Faith Factor | Illuminate Africa, one lantern at a time
Ryan Summerlin February 13, 2014
TAHOE/TRUCKEE, Calif. — What is a “star?”
In our celebrity and achievement culture, we’ve given a few select people this title — along with our fascination, money, and praise. Surrounded by dazzling publicity, these headliners seem to exist in a different universe, somehow brighter than ours. We give them attention, and they shine on.
But in this preoccupation, we can lose sight of our own light — and our power to change lives.
Long ago, Jesus told a crowd gathered on a hillside, “You are the light of the world.” Who were these women, men, and children? Not the rich or powerful or famous stars of their society.
They were average, unknown people like us, who stopped in their day-to-day routine to hear a powerful message: that they were blessed by the gift of life, by the love of God, by their inner power to make the world better.
This inner light is within all of us, Jesus taught. It’s activated by love for self, for God, and for each other. And when you wake up to it, you become the star of your own life — fully alive, aware of your worth, and able to radiate support to others, one small, good act at a time. Every one of us can live in God’s light, as God’s light.
St. Patrick’s Episcopal Church, located at 341 Village Blvd. in Incline Village, invites you to join us in a light-giving and life-changing act during this church season of Epiphany. It’s a time when we shift our attention to any places of darkness — in ourselves or in our world — that need positive change. And use our power as a community to practice being the light of the world.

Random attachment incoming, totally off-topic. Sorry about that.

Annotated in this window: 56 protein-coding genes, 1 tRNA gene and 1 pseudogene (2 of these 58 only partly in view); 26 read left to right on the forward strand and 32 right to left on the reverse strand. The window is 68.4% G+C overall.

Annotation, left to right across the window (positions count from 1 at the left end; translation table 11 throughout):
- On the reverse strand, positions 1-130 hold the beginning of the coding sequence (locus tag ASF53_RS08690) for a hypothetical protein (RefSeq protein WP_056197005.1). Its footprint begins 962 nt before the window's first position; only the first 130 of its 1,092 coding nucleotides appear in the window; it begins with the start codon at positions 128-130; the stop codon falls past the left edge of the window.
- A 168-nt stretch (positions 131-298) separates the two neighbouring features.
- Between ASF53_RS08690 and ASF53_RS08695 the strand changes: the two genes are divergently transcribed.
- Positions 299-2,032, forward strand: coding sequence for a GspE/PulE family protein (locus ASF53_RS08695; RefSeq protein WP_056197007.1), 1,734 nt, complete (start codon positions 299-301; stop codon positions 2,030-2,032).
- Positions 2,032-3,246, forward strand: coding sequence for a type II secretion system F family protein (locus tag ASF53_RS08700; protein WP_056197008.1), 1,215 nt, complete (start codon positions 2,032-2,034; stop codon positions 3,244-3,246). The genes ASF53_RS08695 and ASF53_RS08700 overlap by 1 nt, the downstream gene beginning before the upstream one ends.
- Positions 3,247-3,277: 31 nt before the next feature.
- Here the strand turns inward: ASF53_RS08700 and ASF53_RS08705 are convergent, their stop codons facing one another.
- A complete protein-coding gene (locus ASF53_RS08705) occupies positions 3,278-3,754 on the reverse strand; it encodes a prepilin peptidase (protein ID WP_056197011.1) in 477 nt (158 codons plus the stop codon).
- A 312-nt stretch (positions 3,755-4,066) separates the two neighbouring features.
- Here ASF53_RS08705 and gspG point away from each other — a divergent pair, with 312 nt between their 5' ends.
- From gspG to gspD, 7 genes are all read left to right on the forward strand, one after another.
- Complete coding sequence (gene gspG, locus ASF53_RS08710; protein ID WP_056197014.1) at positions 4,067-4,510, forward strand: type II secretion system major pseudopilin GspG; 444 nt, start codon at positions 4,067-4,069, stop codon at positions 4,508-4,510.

From now until Sunday, Feb. 23, we’re collecting donations to buy Luci lanterns for men, women, and children in rural Kenya who don’t have electricity. They struggle — along with the 589 million people in sub-Saharan Africa who have no electric power — for adequate warmth and light. That’s more people than in all the United States, Canada, and Mexico combined. Imagine the North American continent completely dark after nightfall. Africa is that continent.
For light, many Africans use dim, highly flammable kerosene candles that put everything they have — health, children, possessions — at risk of devastating fire. The answer? Luci, a safe, clean, renewable solar lantern, designed to be independent of the power grid. When its lithium ion battery is fully charged by the sun, it can light up to 15 square feet for 6 to 12 hours — for 300 to 500 cycles of use.
Episcopal churches in Nevada are teaming with sister churches in Kenya to buy these high-tech lanterns at $9.50 apiece for families who desperately need light for the basics of life.
If you’re interested and able, please join us in this small but powerful act with a donation of any size (details of giving at 775-831-1418 or www.tahoeepiscopal.org). Your attention will go to fellow humans in great need. Your generosity will spark your inner light. And it will shine around the world!
Rev. Clare C. Novak is an Associate for Interfaith Ministry at St. Patrick’s Episcopal Church, Incline Village, Nev.
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